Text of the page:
The Power List 2018
Assistant Professor, Department of Environmental Health Sciences, Department of Chemistry, University of Michigan, Ann Arbor, USA.
My group and I develop spectroscopic and microscopic methods that enable study of the chemistry of atmospheric aerosols. We focus on individual particles (10-1,000 nm) containing thousands of compounds and with viscosities ranging from liquid to glassy.
Developing the first analytical methods to measure the acidity of atmospheric aerosols, both spectroscopically and colorimetrically, with more methods in the pipeline! These novel approaches are transforming our understanding of aerosol acidity, which drives haze and smog formation globally, but has traditionally been deemed too difficult measure.
My hope in the next decade is for improved predictions of aerosol impacts on global health and climate through greater understanding of aerosol chemistry. This will be enabled by rapid improvement in spectroscopy and mass spectrometry of aerosols, and my goal is to play a major role!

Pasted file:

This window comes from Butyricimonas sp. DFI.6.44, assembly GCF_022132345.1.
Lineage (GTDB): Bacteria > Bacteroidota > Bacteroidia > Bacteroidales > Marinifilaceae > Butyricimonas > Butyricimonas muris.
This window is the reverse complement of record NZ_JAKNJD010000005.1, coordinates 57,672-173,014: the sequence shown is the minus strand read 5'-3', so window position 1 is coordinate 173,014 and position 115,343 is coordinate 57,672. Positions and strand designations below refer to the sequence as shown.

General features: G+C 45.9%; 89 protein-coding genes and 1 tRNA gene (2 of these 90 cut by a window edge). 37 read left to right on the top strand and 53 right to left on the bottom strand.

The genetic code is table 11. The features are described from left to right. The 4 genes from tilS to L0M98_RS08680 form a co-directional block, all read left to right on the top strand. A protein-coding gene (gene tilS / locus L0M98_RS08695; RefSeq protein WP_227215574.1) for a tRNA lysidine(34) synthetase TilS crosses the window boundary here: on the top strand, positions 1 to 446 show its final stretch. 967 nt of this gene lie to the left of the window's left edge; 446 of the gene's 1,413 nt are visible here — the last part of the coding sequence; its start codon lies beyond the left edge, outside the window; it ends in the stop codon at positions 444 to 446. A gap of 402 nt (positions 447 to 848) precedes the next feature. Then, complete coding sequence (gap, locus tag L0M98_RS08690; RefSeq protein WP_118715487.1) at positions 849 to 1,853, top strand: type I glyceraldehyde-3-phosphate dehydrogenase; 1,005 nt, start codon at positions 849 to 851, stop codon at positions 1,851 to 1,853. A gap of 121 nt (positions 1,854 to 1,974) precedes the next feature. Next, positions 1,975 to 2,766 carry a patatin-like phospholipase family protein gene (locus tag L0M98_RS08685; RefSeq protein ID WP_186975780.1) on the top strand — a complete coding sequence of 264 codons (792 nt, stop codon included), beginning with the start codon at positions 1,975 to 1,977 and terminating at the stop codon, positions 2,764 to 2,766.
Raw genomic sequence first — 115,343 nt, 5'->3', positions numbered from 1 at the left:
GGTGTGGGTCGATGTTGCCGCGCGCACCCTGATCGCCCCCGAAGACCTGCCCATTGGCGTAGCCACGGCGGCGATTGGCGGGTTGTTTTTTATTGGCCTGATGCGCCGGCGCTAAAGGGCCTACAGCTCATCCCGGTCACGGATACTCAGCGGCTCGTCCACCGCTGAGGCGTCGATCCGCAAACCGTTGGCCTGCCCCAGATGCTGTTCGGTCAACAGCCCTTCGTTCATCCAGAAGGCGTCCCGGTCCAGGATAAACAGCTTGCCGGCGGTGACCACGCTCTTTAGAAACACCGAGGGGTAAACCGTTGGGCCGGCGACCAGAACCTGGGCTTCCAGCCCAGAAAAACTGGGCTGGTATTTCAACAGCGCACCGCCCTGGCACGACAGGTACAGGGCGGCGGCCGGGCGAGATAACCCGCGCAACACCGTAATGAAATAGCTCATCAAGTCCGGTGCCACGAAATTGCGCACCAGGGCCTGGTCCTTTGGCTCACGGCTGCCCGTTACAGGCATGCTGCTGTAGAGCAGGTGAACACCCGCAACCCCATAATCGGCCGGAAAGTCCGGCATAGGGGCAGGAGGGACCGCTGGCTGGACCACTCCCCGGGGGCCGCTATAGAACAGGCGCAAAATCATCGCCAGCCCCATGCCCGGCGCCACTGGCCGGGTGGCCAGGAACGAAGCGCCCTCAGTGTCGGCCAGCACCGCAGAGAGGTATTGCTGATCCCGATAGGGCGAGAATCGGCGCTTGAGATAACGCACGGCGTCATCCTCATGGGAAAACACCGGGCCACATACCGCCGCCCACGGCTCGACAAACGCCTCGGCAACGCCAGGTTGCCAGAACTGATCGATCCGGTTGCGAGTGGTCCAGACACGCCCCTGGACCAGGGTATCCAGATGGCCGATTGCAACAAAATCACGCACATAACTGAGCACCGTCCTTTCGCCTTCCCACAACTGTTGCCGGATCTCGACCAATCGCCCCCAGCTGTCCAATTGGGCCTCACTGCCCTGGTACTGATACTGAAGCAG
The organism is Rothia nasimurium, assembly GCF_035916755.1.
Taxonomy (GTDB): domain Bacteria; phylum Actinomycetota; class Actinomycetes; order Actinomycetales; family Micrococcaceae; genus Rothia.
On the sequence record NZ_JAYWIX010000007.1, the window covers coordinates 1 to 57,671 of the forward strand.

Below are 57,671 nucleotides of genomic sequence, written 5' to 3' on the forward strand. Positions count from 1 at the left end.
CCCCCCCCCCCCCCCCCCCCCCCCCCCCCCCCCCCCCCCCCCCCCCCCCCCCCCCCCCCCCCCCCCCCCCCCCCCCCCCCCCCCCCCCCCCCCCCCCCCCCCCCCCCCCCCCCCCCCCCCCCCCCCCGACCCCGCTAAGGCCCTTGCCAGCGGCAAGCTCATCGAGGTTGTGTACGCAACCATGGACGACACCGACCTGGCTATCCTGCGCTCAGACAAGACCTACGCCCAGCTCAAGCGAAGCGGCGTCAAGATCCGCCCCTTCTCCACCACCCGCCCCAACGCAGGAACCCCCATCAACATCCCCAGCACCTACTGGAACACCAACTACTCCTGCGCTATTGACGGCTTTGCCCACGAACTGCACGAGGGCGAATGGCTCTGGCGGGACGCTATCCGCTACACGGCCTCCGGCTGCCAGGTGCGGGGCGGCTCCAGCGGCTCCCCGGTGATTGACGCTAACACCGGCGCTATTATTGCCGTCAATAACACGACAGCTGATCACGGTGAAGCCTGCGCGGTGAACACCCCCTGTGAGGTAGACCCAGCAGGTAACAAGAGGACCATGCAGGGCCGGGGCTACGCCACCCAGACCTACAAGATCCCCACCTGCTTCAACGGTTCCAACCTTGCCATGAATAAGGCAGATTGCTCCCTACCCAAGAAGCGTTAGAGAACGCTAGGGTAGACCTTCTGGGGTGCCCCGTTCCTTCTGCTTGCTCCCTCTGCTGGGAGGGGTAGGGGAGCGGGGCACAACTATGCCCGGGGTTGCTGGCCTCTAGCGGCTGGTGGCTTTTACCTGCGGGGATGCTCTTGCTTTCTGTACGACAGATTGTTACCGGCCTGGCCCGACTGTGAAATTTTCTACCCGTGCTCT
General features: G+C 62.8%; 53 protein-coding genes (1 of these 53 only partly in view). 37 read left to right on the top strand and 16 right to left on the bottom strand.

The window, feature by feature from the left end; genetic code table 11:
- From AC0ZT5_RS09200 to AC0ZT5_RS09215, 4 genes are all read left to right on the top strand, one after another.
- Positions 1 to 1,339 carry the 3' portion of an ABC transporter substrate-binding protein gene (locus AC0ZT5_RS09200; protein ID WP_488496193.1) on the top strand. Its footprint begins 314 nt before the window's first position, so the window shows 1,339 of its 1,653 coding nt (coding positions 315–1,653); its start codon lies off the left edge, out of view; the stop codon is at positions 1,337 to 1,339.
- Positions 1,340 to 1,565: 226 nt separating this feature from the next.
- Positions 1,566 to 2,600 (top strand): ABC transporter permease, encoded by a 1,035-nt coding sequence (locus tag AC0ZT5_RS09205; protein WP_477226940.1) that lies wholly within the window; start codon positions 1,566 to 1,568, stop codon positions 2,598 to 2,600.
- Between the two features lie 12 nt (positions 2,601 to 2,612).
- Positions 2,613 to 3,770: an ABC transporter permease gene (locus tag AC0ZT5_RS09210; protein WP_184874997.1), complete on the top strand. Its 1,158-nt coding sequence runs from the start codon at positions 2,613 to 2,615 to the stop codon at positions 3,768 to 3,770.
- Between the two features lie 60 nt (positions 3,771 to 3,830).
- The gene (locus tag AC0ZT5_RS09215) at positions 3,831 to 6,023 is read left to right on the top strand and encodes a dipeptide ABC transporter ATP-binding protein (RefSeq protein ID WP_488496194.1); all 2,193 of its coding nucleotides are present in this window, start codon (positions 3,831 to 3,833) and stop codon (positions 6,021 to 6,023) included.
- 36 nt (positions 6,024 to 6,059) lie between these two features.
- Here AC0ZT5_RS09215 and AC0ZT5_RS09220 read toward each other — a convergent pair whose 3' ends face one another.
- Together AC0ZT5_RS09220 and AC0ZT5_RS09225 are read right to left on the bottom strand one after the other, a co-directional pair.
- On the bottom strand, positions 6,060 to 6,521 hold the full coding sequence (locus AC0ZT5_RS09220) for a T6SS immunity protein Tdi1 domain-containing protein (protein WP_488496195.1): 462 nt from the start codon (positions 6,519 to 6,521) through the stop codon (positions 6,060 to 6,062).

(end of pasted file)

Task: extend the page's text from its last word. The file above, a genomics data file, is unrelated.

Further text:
Methods that enable spectroscopic analysis of complex samples under environmental conditions at spatial resolution not easily accessible in the past (<100 nm). For example, photothermal infrared spectroscopy is rapidly advancing and will enable vibrational spectroscopy of far smaller particles, materials, and biological systems than previously.
Nominator comment: “Andrew has quickly established himself as a leader in developing and applying spectroscopic methods to study atmospheric aerosols – critical for addressing global health and climate change.”